Shipping companies will adopt IoT to reduce fuel costs and improve regulatory compliance, but are concerned about security
Shipping companies anticipate spending US$2.5M on average implementing internet of things (IoT) technology during the next three years, connecting onboard systems to shore for data analytics to reduce fuel consumption, improve regulation compliance and navigational safety.
This investmest forecast comes from a report, produced by Vanson Bourne, into industrial IoT adoption in maritime as part of the Inmarsat Research Programme 2018, prepared after speaking with 125 vessel operating companies*. Inmarsat Maritime vice president for applications Stein Oro said the owners were asked their views on IoT technology, its adoption and barriers to implementation. They were classed as either IoT laggards, starters, progressives or leaders depending on their approach to the technologies.
Researchers found 35% of respondents thought themselves leaders in IoT, another 32% considered themselves IoT starters, 28% laggards and 5% progressives. Shipowners' need for reducing fuel costs is driving investment, with 56% of maritime respondents either using or trialling smart asset monitoring.
Environmental compliance is also driving IoT adoption in shipping, said Mr Oro. Around 47% of respondents are already using IoT for monitoring fuel use for both commercial and regulatory requirements. “This will rise to 100% by 2023,” he predicted.
Another driver of adopting IoT technology is route planning, with 57% of vessel operators saying they are using or trialling voyage optimisation services. Reducing operating costs is driving owners’ investments, with a third of responders expecting IoT solutions to deliver 10-20% cost savings within five years. However, 14% do not expect any savings, leaving 53% expecting savings of less than 10%.
Another of the reports findings is that maritime does not have the skillset for implementing IoT technology, with 46% of respondents believing they are laggards in having the skills required. Another 25% are progressives, 15% starters and 14% leaders.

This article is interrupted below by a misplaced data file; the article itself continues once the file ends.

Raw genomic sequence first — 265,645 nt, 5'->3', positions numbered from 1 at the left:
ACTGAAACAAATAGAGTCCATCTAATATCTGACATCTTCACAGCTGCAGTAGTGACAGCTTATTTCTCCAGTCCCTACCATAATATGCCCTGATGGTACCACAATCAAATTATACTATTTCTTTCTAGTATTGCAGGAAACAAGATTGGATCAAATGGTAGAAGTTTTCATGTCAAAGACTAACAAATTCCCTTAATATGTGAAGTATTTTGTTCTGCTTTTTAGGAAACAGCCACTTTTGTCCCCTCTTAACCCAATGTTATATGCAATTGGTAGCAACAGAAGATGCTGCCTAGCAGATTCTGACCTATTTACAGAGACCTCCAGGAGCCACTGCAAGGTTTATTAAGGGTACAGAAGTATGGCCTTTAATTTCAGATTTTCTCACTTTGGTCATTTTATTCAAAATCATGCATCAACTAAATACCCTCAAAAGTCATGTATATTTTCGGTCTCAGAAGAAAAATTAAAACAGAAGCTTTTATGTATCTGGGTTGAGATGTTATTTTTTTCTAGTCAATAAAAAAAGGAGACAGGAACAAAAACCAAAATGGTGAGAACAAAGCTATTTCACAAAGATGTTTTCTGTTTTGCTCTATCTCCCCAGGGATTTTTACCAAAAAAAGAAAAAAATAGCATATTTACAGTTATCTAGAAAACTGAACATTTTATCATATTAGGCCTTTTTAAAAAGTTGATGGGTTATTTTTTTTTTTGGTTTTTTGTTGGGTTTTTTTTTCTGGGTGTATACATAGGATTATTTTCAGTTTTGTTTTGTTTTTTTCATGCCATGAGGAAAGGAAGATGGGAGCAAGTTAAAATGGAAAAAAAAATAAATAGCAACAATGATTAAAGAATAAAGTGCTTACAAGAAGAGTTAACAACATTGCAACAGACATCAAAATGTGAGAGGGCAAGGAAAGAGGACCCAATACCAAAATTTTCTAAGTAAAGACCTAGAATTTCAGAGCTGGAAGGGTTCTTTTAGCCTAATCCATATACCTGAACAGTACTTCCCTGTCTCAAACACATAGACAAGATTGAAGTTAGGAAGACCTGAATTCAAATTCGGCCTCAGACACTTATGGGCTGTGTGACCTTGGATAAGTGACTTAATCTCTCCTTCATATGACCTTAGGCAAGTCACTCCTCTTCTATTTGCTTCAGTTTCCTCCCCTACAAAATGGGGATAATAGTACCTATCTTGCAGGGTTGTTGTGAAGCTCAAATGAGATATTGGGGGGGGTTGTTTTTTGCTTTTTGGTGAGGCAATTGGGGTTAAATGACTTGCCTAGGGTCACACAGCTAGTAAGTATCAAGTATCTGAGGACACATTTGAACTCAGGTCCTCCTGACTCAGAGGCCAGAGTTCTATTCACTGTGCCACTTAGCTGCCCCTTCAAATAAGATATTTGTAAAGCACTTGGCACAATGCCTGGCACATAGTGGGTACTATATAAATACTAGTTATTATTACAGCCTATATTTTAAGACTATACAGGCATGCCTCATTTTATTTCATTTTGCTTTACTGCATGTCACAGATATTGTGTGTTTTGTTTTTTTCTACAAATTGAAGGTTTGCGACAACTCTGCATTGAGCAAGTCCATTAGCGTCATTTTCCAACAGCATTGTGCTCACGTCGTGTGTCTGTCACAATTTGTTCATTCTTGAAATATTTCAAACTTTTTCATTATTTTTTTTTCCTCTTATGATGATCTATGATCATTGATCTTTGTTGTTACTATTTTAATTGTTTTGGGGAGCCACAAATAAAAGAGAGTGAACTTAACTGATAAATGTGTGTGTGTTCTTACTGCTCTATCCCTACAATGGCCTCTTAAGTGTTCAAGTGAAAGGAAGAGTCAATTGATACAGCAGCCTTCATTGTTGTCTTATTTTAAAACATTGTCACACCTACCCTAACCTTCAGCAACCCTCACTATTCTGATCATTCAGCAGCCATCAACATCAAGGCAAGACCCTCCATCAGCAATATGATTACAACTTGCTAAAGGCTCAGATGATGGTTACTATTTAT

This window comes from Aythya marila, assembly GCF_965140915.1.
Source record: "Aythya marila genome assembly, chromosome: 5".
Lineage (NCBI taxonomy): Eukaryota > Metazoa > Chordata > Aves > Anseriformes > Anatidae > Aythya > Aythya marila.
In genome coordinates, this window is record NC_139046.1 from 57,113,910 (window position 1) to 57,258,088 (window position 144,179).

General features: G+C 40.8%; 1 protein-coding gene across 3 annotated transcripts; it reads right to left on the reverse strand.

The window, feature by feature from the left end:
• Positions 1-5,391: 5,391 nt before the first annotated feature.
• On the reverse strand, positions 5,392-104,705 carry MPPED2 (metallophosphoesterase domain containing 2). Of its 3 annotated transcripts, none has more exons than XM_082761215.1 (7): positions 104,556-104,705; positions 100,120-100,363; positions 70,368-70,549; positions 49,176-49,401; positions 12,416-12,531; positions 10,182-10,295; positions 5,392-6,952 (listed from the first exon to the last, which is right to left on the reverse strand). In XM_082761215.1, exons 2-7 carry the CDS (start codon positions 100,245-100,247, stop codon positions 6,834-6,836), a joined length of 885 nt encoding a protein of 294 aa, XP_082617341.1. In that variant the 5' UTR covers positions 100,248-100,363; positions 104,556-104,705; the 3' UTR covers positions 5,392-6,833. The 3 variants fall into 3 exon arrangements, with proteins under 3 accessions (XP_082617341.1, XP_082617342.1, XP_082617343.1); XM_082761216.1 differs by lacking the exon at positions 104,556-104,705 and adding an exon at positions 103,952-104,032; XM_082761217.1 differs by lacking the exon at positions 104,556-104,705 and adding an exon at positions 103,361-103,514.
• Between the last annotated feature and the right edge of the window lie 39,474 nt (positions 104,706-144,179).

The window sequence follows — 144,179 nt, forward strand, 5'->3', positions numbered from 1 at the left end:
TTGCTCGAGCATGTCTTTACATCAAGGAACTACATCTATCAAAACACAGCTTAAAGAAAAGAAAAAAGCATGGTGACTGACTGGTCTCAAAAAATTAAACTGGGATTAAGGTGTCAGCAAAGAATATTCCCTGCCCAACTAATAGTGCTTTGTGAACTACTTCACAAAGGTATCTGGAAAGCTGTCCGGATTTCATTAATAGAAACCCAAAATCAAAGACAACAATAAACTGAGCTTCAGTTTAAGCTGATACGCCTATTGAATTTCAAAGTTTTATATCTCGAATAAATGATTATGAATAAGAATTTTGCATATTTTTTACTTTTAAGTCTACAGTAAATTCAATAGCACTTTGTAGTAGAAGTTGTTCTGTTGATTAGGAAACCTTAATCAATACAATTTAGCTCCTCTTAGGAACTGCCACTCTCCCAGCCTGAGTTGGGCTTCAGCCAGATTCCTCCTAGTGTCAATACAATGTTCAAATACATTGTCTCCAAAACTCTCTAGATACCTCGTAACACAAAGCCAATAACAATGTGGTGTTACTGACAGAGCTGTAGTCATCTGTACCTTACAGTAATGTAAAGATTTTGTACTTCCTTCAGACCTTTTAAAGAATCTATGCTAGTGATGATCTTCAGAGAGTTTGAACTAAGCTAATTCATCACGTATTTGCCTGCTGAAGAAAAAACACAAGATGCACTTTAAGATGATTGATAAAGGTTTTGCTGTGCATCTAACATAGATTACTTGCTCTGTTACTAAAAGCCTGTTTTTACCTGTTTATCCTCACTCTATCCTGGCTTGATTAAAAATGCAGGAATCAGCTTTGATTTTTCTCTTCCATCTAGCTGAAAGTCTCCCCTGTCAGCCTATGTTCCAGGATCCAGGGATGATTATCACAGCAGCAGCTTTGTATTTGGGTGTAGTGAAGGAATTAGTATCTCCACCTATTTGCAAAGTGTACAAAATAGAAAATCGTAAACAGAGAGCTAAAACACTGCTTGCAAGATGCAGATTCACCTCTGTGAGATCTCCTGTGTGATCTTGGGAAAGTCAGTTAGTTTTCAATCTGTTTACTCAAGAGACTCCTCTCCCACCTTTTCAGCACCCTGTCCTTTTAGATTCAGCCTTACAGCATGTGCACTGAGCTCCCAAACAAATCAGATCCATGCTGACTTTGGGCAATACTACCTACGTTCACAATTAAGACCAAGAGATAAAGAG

“So many need more of these skilled people to adopt IoT,” said Mr Oro. 42% of respondents said their organisation would benefit from additional IoT skills. Another barrier cited, by 20% of shipowners, was lack of communications capacity.
This is important as 69% said they rely on satellite connectivity for IoT-based solutions, while 66% said they use radio-based networks. “Satellite communications enables real-time monitoring of equipment on ships and data transmissions from ships,” said Mr Oro.
He said security of IoT was also a concern to maritime with shipowners worried about data storage methods, network security, mishandling or misuse of data and targeted attacks. 87% of respondents said their protection against data mishandling could be improved, while 72% said their organisation’s processes to combat data theft or malicious damage to hardware or software could be stronger.
Despite the perceived barriers and security concerns, on average, shipping companies expect to gain 14% cost savings from IoT-based solutions and are willing to invest on average US$2.4M to achieve this. Around a quarter of respondents expect to invest more than US$3M over the next five years. About 55% of respondents consider themselves as progressive in IoT investment, 35% starters and around 10% laggards.
The research demonstrated that shipping lags behind other sectors in the implementation of IoT technology, said Mr Oro. Around 30% of responders said shipping lags behind other sectors in terms of IoT adoption.
How will the maritime sector invest in IoT?
Laggards – 10%
Starters – 35%
Progressives - 0
Leaders – 55%
Average investment in three years: US$2.5M
24% expect to invest >US$3M
What is the maritime sector’s overall readiness?
Starters – 33%
Progressives – 25%
Leaders – 15%
How mature is maritime in relation to IoT adoption?
Laggards – 28%
Starters – 32%
Progressives – 5%
Leaders – 35%
Respondents using IoT for monitoring fuel
47% in 2018
100% in 2023
Does the maritime sector have the skills it needs for IoT?
Laggards – 46%
Starters – 15%
Progressives – 25%
Leaders – 14%
How mature is the maritime sector’s approach to IoT security?
Laggards – 22%
Starters – 55%
Progressives – 23%
Leaders – 0
* Of these respondents, 92 operate on average 23 commercial ships. Another 33 owners of fishing vessels responded, operating on average eight vessels.